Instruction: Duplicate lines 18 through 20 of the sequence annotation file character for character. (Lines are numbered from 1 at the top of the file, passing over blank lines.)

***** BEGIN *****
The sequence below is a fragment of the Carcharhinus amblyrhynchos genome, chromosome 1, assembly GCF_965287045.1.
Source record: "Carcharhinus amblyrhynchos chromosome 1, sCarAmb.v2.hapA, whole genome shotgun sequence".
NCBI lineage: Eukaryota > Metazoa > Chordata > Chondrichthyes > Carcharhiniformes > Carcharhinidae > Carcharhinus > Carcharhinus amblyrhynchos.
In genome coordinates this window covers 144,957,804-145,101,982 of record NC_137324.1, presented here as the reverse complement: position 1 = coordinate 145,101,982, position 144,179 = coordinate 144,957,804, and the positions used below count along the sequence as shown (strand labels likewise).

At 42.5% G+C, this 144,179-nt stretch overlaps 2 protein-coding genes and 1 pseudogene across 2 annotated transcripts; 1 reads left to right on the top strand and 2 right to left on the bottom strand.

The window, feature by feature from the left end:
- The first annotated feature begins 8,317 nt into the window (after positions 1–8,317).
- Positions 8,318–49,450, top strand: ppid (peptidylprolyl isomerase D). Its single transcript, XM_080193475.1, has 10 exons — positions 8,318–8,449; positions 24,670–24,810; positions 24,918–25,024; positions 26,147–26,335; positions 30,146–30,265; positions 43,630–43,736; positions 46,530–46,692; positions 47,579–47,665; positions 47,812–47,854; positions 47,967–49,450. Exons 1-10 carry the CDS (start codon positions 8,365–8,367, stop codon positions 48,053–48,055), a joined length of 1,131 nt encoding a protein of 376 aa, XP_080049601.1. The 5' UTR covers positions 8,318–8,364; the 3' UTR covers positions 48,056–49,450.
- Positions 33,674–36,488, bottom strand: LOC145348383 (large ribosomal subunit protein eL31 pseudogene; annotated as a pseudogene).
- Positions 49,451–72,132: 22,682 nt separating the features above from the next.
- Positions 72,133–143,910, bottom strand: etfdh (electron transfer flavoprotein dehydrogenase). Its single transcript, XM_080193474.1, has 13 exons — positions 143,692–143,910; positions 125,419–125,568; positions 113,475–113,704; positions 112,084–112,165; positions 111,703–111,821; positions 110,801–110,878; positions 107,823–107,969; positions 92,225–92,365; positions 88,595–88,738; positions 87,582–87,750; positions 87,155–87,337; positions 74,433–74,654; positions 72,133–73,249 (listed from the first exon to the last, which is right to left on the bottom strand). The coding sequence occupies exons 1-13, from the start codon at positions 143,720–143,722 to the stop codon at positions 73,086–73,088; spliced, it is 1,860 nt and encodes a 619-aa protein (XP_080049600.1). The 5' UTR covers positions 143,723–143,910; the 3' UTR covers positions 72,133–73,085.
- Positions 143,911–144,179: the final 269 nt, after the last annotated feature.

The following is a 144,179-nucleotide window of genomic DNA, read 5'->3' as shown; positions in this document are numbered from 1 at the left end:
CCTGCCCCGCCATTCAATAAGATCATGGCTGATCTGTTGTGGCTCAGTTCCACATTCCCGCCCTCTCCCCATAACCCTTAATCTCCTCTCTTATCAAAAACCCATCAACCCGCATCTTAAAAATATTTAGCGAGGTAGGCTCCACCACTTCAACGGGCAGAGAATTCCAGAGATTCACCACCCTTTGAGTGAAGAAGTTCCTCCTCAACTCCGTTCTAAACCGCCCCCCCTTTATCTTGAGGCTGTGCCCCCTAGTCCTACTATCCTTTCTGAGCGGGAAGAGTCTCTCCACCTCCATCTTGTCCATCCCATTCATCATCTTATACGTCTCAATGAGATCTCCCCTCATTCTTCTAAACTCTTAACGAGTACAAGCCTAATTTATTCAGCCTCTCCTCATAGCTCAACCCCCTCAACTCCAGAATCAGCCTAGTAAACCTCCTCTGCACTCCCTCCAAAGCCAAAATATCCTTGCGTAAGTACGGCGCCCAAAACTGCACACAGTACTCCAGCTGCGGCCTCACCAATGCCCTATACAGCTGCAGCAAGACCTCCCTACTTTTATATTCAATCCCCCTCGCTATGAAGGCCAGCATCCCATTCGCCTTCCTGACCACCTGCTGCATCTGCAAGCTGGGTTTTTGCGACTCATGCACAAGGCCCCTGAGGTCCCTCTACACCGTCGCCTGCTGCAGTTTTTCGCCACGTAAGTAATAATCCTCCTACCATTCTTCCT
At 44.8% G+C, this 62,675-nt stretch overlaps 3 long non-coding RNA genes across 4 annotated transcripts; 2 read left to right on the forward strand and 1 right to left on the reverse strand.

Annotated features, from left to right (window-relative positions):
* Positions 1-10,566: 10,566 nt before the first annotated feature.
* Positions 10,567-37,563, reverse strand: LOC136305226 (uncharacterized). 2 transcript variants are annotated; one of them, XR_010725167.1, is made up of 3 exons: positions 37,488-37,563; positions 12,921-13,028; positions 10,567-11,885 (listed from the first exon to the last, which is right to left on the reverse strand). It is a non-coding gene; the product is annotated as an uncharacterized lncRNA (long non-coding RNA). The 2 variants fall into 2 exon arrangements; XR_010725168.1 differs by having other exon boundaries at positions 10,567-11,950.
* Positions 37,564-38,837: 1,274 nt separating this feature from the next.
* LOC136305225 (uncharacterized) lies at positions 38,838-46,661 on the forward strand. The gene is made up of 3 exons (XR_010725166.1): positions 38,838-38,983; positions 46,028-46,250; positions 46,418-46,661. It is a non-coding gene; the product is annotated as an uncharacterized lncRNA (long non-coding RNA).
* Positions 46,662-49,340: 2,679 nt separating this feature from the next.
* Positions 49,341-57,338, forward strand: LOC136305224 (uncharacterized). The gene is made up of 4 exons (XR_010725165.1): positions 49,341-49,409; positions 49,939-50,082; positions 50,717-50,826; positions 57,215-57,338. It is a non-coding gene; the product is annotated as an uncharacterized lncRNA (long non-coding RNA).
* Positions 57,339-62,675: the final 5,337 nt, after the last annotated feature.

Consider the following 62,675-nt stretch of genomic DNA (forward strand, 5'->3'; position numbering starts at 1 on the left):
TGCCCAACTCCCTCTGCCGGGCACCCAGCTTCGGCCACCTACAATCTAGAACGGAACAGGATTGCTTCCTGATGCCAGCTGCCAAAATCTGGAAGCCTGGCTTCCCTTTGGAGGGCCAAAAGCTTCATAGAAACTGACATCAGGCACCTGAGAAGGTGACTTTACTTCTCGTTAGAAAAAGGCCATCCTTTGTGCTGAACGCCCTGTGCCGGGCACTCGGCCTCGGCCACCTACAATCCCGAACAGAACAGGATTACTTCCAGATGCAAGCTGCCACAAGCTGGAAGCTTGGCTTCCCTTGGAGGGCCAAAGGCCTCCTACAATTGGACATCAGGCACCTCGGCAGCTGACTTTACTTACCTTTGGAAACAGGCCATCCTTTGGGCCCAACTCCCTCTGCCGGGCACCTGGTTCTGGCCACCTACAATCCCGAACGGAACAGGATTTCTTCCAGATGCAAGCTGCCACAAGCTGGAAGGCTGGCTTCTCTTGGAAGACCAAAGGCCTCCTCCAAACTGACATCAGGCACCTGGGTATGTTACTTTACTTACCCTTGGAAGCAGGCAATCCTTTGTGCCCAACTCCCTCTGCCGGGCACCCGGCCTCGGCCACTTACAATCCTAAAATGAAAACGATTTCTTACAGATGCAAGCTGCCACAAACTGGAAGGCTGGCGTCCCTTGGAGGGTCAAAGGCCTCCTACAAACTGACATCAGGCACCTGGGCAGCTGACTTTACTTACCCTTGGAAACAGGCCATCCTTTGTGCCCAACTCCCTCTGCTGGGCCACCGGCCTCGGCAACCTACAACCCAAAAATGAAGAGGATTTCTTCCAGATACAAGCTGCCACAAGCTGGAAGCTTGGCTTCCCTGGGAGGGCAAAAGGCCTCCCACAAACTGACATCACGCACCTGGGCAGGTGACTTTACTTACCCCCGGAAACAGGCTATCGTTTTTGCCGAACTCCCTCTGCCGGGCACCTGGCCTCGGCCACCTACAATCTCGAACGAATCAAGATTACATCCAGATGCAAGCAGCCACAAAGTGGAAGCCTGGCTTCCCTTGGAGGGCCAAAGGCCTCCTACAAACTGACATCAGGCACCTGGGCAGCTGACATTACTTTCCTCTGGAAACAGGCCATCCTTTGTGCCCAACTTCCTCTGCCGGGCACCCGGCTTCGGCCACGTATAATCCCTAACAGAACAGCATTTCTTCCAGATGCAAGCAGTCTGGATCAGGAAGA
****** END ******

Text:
* Positions 10,567-37,563, reverse strand: LOC136305226 (uncharacterized). 2 transcript variants are annotated; one of them, XR_010725167.1, is made up of 3 exons: positions 37,488-37,563; positions 12,921-13,028; positions 10,567-11,885 (listed from the first exon to the last, which is right to left on the reverse strand). It is a non-coding gene; the product is annotated as an uncharacterized lncRNA (long non-coding RNA). The 2 variants fall into 2 exon arrangements; XR_010725168.1 differs by having other exon boundaries at positions 10,567-11,950.
* Positions 37,564-38,837: 1,274 nt separating this feature from the next.
* LOC136305225 (uncharacterized) lies at positions 38,838-46,661 on the forward strand. The gene is made up of 3 exons (XR_010725166.1): positions 38,838-38,983; positions 46,028-46,250; positions 46,418-46,661. It is a non-coding gene; the product is annotated as an uncharacterized lncRNA (long non-coding RNA).